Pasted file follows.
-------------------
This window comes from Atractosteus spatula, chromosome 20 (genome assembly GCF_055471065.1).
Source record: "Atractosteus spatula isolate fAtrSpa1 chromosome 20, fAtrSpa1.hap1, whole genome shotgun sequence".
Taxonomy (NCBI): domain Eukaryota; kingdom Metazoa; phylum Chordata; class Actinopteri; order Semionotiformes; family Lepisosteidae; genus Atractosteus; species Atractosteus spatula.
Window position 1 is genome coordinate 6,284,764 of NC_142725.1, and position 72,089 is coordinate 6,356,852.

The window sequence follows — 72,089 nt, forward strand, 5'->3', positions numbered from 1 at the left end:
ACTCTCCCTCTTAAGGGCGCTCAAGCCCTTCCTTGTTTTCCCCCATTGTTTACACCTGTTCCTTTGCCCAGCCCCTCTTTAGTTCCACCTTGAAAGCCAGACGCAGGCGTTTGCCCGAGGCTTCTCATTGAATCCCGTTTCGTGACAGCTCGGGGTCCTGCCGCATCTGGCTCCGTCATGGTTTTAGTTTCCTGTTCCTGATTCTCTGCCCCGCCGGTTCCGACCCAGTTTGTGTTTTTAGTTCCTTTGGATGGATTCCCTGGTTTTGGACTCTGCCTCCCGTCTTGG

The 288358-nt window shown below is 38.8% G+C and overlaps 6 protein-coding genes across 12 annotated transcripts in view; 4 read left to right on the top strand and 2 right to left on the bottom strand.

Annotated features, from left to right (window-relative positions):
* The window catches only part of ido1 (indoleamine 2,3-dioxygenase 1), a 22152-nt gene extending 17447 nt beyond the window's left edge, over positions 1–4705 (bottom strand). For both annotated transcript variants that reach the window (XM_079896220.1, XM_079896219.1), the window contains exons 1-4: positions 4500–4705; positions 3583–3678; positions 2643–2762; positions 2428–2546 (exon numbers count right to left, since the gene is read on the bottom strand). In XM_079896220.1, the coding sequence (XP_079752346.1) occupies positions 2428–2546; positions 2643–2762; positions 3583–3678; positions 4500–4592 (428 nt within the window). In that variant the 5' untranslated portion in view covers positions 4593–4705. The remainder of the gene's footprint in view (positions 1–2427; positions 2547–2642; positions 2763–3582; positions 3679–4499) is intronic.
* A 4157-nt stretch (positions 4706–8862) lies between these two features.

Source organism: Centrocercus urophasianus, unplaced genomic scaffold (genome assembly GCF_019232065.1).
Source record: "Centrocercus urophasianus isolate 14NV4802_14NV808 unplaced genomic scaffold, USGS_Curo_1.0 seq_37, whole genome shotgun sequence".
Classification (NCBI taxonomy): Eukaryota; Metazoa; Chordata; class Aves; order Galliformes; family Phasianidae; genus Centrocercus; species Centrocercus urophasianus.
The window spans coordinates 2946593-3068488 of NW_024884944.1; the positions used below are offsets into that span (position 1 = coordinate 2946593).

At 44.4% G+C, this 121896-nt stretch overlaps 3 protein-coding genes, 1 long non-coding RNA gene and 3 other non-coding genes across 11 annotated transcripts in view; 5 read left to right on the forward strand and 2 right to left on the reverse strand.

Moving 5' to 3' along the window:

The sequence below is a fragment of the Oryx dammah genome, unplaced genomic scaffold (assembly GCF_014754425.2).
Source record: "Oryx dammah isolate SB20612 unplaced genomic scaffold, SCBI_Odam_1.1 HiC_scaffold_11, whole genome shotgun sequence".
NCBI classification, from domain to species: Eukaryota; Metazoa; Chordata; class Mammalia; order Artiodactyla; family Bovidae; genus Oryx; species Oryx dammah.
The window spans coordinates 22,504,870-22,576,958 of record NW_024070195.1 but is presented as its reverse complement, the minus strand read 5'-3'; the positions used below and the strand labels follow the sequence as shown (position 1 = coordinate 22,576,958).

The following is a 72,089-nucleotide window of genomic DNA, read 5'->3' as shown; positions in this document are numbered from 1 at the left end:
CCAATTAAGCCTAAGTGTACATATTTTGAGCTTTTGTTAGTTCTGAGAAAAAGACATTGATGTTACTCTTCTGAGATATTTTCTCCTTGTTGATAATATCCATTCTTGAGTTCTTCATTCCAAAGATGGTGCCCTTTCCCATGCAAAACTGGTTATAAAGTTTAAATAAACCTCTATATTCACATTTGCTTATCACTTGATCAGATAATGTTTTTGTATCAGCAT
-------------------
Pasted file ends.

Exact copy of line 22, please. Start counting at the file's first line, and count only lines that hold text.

CCAATTAAGCCTAAGTGTACATATTTTGAGCTTTTGTTAGTTCTGAGAAAAAGACATTGATGTTACTCTTCTGAGATATTTTCTCCTTGTTGATAATATCCATTCTTGAGTTCTTCATTCCAAAGATGGTGCCCTTTCCCATGCAAAACTGGTTATAAAGTTTAAATAAACCTCTATATTCACATTTGCTTATCACTTGATCAGATAATGTTTTTGTATCAGCAT